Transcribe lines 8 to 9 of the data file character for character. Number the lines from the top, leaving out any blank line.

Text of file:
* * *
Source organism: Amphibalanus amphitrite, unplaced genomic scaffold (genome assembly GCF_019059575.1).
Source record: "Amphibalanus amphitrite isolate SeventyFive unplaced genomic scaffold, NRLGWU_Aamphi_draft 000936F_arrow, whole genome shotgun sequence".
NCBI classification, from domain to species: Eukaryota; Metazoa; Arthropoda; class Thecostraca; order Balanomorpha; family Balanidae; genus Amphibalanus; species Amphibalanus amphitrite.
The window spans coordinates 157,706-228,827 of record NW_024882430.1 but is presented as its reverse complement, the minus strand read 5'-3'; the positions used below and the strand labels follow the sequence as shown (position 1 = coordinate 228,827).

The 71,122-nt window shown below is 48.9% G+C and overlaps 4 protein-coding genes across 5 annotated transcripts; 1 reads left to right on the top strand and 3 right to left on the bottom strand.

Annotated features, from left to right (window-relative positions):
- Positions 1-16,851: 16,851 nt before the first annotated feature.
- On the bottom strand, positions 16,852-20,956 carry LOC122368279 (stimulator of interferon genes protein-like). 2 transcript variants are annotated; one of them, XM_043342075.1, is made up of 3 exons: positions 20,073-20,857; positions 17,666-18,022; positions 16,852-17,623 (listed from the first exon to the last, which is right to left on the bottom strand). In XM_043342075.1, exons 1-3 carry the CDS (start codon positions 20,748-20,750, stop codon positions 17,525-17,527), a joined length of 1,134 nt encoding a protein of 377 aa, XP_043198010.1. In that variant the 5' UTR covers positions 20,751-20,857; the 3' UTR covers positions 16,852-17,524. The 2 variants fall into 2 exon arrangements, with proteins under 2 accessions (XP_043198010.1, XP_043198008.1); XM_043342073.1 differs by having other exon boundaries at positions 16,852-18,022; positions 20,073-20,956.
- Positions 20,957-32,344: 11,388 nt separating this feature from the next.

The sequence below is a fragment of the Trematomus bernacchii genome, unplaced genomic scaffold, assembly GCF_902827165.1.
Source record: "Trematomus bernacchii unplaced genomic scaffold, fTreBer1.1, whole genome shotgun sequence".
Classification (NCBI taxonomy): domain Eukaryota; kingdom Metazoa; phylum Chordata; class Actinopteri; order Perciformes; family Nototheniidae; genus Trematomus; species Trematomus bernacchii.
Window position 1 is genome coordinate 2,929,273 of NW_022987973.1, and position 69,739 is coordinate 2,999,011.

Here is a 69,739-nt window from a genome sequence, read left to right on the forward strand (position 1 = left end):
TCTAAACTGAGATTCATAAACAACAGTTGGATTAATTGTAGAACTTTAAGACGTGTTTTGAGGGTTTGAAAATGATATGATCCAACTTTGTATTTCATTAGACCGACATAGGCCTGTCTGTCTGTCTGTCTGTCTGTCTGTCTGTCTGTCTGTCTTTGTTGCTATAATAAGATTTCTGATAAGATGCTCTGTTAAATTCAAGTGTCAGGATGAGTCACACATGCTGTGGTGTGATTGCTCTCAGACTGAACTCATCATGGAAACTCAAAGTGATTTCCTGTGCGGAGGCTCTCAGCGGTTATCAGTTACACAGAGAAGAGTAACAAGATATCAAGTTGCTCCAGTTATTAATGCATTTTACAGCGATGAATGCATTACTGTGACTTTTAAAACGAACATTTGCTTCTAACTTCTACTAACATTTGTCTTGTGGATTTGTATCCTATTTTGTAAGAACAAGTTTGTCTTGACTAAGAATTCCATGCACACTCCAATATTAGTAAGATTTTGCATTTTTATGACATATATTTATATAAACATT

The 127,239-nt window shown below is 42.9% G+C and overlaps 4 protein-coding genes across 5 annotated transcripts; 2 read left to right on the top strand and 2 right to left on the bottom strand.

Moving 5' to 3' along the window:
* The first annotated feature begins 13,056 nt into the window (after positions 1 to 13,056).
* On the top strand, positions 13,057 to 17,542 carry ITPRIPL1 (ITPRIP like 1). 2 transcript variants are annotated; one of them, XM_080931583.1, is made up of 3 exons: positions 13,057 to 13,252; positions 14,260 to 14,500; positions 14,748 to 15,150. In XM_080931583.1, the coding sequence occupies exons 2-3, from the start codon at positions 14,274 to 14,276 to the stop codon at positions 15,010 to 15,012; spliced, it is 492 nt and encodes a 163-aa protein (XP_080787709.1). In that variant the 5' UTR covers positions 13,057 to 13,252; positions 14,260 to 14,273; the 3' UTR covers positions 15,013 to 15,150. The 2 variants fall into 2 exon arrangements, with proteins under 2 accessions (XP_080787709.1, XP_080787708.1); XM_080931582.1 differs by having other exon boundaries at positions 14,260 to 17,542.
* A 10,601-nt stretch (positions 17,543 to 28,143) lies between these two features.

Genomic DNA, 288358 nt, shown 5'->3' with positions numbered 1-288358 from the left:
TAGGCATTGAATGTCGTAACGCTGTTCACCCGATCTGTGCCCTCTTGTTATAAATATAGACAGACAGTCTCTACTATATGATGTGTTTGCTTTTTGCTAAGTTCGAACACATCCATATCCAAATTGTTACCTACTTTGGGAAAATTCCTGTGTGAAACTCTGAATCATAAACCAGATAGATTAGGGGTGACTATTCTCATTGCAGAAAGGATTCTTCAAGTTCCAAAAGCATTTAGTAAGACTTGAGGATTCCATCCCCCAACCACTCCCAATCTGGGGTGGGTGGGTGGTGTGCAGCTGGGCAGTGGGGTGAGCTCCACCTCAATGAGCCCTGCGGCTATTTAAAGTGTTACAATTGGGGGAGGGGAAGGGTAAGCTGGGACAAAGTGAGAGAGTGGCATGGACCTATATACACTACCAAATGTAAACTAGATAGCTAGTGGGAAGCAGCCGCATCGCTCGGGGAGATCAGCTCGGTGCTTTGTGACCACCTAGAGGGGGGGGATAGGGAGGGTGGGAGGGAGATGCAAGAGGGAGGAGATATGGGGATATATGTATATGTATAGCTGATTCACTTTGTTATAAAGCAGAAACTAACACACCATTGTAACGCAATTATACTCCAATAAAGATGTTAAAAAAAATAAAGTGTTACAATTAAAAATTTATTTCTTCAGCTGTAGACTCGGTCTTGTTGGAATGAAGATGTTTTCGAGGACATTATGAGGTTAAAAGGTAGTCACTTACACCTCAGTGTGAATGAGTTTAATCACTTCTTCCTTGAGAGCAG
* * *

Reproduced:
- On the bottom strand, positions 16,852-20,956 carry LOC122368279 (stimulator of interferon genes protein-like). 2 transcript variants are annotated; one of them, XM_043342075.1, is made up of 3 exons: positions 20,073-20,857; positions 17,666-18,022; positions 16,852-17,623 (listed from the first exon to the last, which is right to left on the bottom strand). In XM_043342075.1, exons 1-3 carry the CDS (start codon positions 20,748-20,750, stop codon positions 17,525-17,527), a joined length of 1,134 nt encoding a protein of 377 aa, XP_043198010.1. In that variant the 5' UTR covers positions 20,751-20,857; the 3' UTR covers positions 16,852-17,524. The 2 variants fall into 2 exon arrangements, with proteins under 2 accessions (XP_043198010.1, XP_043198008.1); XM_043342073.1 differs by having other exon boundaries at positions 16,852-18,022; positions 20,073-20,956.
- Positions 20,957-32,344: 11,388 nt separating this feature from the next.